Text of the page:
King penguin: energy saving

Just like humans, animals have to budget their precious resources and the most important resource to an animal, especially those that live in very cold environments, is energy. Penguins need to save every scrap of energy possible to survive the freezing Antarctic temperatures, especially when fasting during the winter breeding season.

Male king penguins can go more than 50 days without food when they are incubating an egg, and during this time saving energy is crucial. Even when their energy is most precious, king penguins devote more than 20 per-cent of their time to what researchers have termed ‘comfort behaviour’.

This behaviour ranges from elaborate preening to a simple yawn, but every tiny movement requires energy. Preening raises the heart rate of a king penguin from a resting rate of 60 beats per minute to over 110 beats per minute, and it takes three minutes for the heart to return to its resting rate.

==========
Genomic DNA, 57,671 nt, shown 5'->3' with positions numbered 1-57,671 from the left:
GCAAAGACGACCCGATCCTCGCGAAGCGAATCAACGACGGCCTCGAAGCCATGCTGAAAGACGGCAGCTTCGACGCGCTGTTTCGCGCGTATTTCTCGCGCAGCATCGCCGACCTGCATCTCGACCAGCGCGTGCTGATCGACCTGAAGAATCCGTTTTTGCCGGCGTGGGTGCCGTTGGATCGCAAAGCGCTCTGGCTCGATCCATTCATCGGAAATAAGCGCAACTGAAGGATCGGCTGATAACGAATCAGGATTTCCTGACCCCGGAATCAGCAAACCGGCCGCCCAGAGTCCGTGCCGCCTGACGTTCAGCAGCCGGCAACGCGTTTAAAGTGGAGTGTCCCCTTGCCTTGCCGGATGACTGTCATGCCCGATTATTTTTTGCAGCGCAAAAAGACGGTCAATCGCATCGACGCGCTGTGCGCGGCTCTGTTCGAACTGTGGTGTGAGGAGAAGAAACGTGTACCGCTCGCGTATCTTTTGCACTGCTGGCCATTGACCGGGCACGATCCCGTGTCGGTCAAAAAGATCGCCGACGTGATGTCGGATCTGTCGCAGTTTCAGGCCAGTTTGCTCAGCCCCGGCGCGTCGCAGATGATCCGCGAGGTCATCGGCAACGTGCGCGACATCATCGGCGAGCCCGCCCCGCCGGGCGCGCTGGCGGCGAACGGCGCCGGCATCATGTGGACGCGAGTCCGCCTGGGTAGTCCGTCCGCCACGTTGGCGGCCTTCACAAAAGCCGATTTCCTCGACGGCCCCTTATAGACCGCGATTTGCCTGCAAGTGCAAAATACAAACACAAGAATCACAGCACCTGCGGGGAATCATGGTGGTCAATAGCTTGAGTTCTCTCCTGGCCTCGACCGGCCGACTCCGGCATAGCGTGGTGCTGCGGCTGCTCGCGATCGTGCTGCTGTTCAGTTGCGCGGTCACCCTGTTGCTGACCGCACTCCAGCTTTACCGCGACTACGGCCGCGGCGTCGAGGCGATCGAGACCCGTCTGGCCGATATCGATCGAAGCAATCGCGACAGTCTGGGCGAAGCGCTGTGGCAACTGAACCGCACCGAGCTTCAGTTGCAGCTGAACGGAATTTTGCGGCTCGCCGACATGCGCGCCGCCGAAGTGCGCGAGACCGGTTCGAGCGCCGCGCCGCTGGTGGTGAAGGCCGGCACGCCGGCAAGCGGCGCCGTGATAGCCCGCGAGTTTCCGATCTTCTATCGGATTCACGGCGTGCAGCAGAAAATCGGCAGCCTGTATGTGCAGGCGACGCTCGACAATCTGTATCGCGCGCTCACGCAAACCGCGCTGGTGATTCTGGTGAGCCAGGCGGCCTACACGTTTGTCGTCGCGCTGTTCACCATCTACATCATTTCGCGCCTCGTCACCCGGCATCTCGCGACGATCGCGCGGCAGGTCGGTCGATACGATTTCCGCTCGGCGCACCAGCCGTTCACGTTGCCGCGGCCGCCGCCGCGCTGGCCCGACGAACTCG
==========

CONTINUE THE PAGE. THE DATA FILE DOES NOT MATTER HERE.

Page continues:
Clearly these comfort behaviours are important and without preening the penguin’s feathers may become subject to parasites. If their feathery insulation layer becomes damaged they would expend much more energy through heat loss, so king penguins use their energy wisely to survive.

 

Get more animals if your life every month with World of Animals magazine for only £3.99, or get a great deal by subscribing online today.

 

 

Image from www.flickr.com/photos/liamq